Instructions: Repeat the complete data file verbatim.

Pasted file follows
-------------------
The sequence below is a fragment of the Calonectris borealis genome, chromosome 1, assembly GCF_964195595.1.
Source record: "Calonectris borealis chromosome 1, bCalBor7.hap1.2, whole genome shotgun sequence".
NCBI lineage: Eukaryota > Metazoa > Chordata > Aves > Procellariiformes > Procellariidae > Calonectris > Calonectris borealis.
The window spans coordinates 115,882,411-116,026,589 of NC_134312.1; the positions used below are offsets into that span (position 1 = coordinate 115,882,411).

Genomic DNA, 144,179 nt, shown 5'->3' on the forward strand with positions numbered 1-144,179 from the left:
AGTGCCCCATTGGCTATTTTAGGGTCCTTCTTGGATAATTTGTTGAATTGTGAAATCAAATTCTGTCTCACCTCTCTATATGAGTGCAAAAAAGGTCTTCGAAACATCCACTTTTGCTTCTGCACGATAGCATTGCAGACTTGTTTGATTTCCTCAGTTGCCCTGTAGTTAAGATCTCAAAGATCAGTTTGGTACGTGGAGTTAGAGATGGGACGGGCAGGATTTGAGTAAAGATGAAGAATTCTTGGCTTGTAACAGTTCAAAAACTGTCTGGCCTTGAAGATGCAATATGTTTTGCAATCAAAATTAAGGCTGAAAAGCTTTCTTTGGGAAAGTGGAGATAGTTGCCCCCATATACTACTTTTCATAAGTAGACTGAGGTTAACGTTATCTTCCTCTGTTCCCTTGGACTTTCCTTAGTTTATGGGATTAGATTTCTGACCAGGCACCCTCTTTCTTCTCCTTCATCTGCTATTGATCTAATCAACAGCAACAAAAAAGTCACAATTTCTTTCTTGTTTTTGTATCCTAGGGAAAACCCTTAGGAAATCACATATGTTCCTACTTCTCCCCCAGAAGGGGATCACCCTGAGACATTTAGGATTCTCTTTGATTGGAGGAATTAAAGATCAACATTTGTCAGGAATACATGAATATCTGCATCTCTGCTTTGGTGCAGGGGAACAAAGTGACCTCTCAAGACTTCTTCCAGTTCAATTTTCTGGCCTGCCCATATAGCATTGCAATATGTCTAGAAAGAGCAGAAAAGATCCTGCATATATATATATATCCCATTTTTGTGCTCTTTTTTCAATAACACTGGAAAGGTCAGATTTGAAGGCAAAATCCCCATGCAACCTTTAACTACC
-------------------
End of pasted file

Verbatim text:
The sequence below is a fragment of the Calonectris borealis genome, chromosome 1, assembly GCF_964195595.1.
Source record: "Calonectris borealis chromosome 1, bCalBor7.hap1.2, whole genome shotgun sequence".
NCBI lineage: Eukaryota > Metazoa > Chordata > Aves > Procellariiformes > Procellariidae > Calonectris > Calonectris borealis.
The window spans coordinates 115,882,411-116,026,589 of NC_134312.1; the positions used below are offsets into that span (position 1 = coordinate 115,882,411).

Genomic DNA, 144,179 nt, shown 5'->3' on the forward strand with positions numbered 1-144,179 from the left:
AGTGCCCCATTGGCTATTTTAGGGTCCTTCTTGGATAATTTGTTGAATTGTGAAATCAAATTCTGTCTCACCTCTCTATATGAGTGCAAAAAAGGTCTTCGAAACATCCACTTTTGCTTCTGCACGATAGCATTGCAGACTTGTTTGATTTCCTCAGTTGCCCTGTAGTTAAGATCTCAAAGATCAGTTTGGTACGTGGAGTTAGAGATGGGACGGGCAGGATTTGAGTAAAGATGAAGAATTCTTGGCTTGTAACAGTTCAAAAACTGTCTGGCCTTGAAGATGCAATATGTTTTGCAATCAAAATTAAGGCTGAAAAGCTTTCTTTGGGAAAGTGGAGATAGTTGCCCCCATATACTACTTTTCATAAGTAGACTGAGGTTAACGTTATCTTCCTCTGTTCCCTTGGACTTTCCTTAGTTTATGGGATTAGATTTCTGACCAGGCACCCTCTTTCTTCTCCTTCATCTGCTATTGATCTAATCAACAGCAACAAAAAAGTCACAATTTCTTTCTTGTTTTTGTATCCTAGGGAAAACCCTTAGGAAATCACATATGTTCCTACTTCTCCCCCAGAAGGGGATCACCCTGAGACATTTAGGATTCTCTTTGATTGGAGGAATTAAAGATCAACATTTGTCAGGAATACATGAATATCTGCATCTCTGCTTTGGTGCAGGGGAACAAAGTGACCTCTCAAGACTTCTTCCAGTTCAATTTTCTGGCCTGCCCATATAGCATTGCAATATGTCTAGAAAGAGCAGAAAAGATCCTGCATATATATATATATCCCATTTTTGTGCTCTTTTTTCAATAACACTGGAAAGGTCAGATTTGAAGGCAAAATCCCCATGCAACCTTTAACTACC